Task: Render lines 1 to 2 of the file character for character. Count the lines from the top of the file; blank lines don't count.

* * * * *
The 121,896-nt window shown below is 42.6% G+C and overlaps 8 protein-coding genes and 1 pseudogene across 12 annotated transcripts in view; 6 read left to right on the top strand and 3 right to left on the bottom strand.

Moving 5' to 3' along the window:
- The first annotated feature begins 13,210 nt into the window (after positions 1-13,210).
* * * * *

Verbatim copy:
The 121,896-nt window shown below is 42.6% G+C and overlaps 8 protein-coding genes and 1 pseudogene across 12 annotated transcripts in view; 6 read left to right on the top strand and 3 right to left on the bottom strand.

Moving 5' to 3' along the window: